Has the potential for older kids and adults to play together. Good beginner type game to learn hand management, pre-planning, and learning to pay attention to your opponent to learn strategy.

The Bad:
Moderate to serious gamers will be bored by this. This is more of a card game for fans of traditional cards games, is best with two players, and is probably most enjoyable playing with an AI opponent electronically.

The Verdict: Play, maybe Pass
If you like card games like tableau card games like Soliaire, Freecell, or Spider, and easy hand management/sequential strategy card games like UNO, then Skip-Bo is something you'd probably enjoy. If you bore easy, this will probably best be passed.

iOS: Spite & Malice
Spite & Malice has three levels of difficulty, which really helps you learn basic to advanced strategy to keep up. The Achievements in the game are fun to earn, and encourage that you play all three difficulties. Probably in my top 5 iOS "only have a few minutes to play" games.
http://itunes.apple.com/us/app/spite-malice/id302981385?uo=4...
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Sat Aug 6, 2011 7:45 pm
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Tsuro (& Pathology HD for iOS)

Selah Fairport
United States
Allen
Texas
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Game: Tsuro

Overview:
Tsuro is a tile placement game in which your goal is to be the last man still on the game board. Each time you lay a new tile on the board you must follow your newly extended path until it ends. You are not allowed to purposefully send your own man off the board unless that is your only option. If players cross during play, they are both eliminated.

The Good:
This game allows up to 8 players, and can be a very quick game. It feels light, with minimal strategy and planning having to take place between turns, which allows for socializing. It also allows non-gamers to feel comfortable and equally able to win. No reading is required and the game is simple to understand, making it playable for kids as well.

The Bad:
It almost felt too short at first compared to the game durations we have grown accustomed to. It was a really nice shift between a purely social game to a more strategy intensive game however.

The Verdict: Play, possibly Purchase
I think some people will find this game too short, and not enough strategy. Therefore I recommend you try it first before you add it to your collection unless you know you have room for filler games. It might also be a good game for kids who are in that transition stage where they feel too old for kid games but don't have the skill, patience, or interest in adult games.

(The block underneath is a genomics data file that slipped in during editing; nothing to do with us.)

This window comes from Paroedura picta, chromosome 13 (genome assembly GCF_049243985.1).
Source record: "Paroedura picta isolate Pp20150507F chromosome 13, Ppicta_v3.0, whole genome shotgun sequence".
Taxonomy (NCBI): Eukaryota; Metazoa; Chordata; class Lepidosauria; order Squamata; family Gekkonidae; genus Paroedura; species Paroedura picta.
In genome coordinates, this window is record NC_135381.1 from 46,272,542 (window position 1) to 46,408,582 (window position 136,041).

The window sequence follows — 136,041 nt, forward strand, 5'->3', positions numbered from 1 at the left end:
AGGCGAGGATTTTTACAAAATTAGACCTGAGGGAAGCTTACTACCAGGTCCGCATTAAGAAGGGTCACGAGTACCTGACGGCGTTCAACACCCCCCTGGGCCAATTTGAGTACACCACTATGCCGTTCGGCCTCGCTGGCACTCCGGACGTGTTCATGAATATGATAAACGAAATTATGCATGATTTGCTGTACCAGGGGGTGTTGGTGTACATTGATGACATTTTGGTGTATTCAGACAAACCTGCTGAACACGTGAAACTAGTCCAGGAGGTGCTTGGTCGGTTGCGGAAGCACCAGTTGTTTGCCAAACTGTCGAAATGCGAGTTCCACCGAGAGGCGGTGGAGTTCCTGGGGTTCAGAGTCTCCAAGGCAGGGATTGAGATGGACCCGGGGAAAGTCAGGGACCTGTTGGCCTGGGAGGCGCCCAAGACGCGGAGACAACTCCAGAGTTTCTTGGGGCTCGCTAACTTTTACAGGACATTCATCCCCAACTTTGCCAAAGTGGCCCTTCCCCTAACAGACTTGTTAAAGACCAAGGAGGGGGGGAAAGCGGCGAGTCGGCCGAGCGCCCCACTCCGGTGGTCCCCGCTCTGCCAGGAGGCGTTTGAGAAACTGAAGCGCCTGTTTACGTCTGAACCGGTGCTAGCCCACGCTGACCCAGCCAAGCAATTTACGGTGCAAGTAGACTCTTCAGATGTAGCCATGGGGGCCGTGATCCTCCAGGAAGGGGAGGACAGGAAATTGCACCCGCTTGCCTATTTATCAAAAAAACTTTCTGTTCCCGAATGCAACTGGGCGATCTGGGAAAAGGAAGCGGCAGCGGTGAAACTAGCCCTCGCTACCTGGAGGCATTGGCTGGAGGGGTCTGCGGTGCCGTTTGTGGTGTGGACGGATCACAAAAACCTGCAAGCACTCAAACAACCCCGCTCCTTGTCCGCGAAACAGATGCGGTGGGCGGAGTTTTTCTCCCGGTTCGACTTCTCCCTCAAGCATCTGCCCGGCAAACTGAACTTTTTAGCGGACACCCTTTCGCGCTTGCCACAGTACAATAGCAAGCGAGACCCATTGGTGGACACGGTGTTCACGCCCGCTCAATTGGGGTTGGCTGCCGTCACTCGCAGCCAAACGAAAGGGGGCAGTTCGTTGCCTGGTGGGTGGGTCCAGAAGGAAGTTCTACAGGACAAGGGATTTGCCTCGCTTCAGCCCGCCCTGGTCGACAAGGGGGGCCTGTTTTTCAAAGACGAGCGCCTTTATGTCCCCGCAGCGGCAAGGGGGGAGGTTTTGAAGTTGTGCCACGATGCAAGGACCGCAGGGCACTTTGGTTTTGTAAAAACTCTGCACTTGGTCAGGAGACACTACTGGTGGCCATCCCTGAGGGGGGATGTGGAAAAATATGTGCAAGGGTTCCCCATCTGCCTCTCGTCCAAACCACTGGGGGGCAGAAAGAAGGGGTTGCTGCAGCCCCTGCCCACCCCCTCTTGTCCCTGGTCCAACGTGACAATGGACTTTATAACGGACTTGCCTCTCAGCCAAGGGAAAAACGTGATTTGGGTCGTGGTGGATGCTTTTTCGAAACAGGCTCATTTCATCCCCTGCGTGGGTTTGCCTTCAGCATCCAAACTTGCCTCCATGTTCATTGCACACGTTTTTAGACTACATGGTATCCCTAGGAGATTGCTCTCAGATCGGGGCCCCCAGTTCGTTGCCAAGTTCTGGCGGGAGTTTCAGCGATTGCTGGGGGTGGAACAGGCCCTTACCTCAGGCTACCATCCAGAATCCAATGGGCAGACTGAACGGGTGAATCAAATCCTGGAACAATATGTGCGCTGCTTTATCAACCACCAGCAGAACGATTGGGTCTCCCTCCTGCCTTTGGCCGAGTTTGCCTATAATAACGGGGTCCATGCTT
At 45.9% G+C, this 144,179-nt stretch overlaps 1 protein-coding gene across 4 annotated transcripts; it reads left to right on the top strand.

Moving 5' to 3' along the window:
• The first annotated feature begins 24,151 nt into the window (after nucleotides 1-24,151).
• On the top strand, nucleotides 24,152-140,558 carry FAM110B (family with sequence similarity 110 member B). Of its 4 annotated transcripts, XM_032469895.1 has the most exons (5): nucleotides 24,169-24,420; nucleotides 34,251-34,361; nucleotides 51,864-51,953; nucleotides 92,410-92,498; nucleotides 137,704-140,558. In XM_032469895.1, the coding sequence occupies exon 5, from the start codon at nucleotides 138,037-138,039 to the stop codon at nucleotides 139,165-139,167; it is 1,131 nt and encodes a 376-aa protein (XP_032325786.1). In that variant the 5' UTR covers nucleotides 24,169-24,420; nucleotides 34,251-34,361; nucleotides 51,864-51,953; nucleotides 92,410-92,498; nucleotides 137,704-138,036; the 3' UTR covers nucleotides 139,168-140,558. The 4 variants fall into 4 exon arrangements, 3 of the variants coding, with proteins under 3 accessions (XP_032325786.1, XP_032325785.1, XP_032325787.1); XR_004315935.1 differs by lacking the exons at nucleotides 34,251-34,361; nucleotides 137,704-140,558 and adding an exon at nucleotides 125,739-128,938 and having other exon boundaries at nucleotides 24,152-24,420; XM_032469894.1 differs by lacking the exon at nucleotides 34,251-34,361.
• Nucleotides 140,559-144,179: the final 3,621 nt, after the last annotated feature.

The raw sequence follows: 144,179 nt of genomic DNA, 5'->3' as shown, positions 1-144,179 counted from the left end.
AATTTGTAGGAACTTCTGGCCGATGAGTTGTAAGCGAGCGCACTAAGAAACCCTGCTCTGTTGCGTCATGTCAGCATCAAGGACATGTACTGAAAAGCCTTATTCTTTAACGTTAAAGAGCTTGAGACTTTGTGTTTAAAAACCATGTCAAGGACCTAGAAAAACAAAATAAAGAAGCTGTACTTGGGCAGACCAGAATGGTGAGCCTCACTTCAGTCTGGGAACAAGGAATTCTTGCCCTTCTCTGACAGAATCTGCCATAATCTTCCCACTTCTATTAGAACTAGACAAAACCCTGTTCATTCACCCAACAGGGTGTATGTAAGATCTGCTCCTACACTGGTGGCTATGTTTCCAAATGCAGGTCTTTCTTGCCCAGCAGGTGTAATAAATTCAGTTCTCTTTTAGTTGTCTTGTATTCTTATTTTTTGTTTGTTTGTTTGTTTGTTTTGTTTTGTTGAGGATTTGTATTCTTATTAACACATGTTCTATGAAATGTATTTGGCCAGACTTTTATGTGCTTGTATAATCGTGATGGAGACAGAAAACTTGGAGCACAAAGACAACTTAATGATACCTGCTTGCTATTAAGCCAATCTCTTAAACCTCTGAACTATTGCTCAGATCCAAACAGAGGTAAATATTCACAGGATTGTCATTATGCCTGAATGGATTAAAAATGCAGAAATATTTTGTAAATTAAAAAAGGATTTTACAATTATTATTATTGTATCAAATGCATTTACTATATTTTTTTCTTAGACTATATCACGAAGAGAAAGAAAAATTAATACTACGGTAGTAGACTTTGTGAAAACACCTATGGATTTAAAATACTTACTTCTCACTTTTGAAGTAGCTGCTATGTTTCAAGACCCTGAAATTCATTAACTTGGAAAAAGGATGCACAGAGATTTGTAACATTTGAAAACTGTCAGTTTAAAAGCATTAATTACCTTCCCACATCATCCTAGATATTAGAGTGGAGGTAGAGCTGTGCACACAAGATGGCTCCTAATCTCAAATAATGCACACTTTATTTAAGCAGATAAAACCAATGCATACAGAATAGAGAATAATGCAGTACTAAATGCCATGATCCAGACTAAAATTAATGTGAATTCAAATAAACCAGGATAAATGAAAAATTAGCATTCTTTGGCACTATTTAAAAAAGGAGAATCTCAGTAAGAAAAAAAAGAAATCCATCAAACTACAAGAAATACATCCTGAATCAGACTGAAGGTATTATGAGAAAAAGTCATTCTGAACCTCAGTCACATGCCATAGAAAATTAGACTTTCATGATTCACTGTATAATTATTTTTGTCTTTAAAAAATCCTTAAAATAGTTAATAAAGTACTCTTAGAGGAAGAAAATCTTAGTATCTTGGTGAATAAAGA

iOS: "Pathology HD"
Found a version for the iPad called "Pathology.". It plays well, and is best when playing against 4+ players. I enjoy playing with 5 AI players. You get points for forcing others off the board, and based on how far you traveled in the game. Unfortunately, at this time, your stats are not saved. Your game state is saved though, so you can switch apps. Pass and play is an option for up to 6 players.
http://itunes.apple.com/us/app/pathology-hd/id364872118?mt=8
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Sun Jul 31, 2011 6:19 am
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Eleminis

Selah Fairport
United States
Allen
Texas
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Game: Eleminis

Overview:
A card game for 2-8 players were you try to collect one of each five elements first. You have the ability to sabatoge other player's collections with duplicates or "trash." You can even get special acionncards which allow you to steal, move, or discard cards from any collection. Sounds fun and mischievous. I really really wanted to like this game. It's hard to find games for 5+ players. But this game just isn't clicking with adults. It's too easy and short-lived.

The Good:
Simple to learn, only cards are needed to play, simple to understand artwork, and supports up to 8 players. Most satisfying when playing with people willing to be a tad bit vindictive, because the game is most fun when you sabotage each other.

The Bad:
Based on the times I've played this with adults, I think kids and preteens would enjoy this the best. Adults would most likely find the game too simple if they aren't playing it just to play with the kids.

The Verdict: Play
Try it once, you might like it or have the perfect group that could enjoy this game. Don't be afraid to make up house rules (actually encouraged on the game instructions!) to help make gameplay more difficult or more balanced (such as limiting collusion/targeting) to suit your group's desires. One house rule we find useful is not using the Wild cards, or making them act as a "discard something from your own collection if you wish" card. This helps the game last longer because it is more difficult to finish your collection.
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Tue Jul 26, 2011 4:00 am